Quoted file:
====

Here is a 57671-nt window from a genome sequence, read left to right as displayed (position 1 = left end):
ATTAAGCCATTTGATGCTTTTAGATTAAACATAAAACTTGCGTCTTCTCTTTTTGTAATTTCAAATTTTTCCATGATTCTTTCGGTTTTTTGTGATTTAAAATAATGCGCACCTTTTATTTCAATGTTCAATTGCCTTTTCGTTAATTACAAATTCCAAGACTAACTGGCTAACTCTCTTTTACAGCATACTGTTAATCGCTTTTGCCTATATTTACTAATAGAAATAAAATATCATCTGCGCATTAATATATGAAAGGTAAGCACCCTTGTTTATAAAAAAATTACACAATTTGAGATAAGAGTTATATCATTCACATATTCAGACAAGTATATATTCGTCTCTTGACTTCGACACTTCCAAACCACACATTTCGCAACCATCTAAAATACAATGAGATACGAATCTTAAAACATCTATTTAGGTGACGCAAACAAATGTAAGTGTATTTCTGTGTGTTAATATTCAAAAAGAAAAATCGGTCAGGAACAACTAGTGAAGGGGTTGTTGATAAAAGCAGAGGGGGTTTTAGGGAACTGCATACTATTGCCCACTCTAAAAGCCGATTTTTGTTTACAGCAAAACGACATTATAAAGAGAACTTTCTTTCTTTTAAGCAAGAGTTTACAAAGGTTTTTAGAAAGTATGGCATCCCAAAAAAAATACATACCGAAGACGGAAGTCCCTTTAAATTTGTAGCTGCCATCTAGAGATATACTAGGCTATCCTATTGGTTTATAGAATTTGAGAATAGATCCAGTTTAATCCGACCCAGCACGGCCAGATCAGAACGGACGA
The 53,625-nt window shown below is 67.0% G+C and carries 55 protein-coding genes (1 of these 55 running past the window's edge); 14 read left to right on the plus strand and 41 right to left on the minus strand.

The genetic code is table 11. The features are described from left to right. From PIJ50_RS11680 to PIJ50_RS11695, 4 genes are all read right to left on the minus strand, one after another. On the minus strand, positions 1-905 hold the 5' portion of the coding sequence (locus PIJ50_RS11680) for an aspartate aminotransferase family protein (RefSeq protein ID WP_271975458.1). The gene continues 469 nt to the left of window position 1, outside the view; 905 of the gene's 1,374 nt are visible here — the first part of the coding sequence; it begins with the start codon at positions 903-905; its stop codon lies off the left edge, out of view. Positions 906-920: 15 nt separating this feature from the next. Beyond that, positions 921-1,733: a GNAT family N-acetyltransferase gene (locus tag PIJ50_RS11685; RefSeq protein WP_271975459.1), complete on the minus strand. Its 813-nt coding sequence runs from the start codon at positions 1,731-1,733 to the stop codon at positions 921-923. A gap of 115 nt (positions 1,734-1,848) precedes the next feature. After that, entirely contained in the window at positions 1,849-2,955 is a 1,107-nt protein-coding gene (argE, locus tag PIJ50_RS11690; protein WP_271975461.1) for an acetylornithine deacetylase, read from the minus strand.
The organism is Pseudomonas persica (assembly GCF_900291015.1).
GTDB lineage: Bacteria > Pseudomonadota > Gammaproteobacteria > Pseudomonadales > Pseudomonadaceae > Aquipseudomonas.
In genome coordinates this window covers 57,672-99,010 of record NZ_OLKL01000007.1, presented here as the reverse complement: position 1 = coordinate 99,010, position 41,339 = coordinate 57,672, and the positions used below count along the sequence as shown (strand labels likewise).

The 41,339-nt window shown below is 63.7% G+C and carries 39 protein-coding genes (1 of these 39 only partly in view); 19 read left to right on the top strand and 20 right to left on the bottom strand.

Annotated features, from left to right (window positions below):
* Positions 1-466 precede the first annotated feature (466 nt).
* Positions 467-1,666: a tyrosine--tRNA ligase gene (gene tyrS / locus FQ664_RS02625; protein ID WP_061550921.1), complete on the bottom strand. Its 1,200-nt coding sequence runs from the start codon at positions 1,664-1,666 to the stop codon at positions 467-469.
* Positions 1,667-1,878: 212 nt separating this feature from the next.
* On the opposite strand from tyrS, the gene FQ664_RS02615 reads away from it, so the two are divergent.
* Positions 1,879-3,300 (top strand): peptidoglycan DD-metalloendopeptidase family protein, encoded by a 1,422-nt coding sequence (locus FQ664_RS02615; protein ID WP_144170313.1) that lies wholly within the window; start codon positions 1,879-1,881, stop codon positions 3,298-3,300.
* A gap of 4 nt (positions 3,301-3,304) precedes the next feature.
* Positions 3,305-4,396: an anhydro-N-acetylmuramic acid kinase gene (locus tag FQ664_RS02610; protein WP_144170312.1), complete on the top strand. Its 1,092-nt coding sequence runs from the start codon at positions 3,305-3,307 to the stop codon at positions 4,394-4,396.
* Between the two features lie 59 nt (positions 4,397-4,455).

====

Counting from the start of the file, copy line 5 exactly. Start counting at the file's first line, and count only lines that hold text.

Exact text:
The organism is Pseudomonas persica (assembly GCF_900291015.1).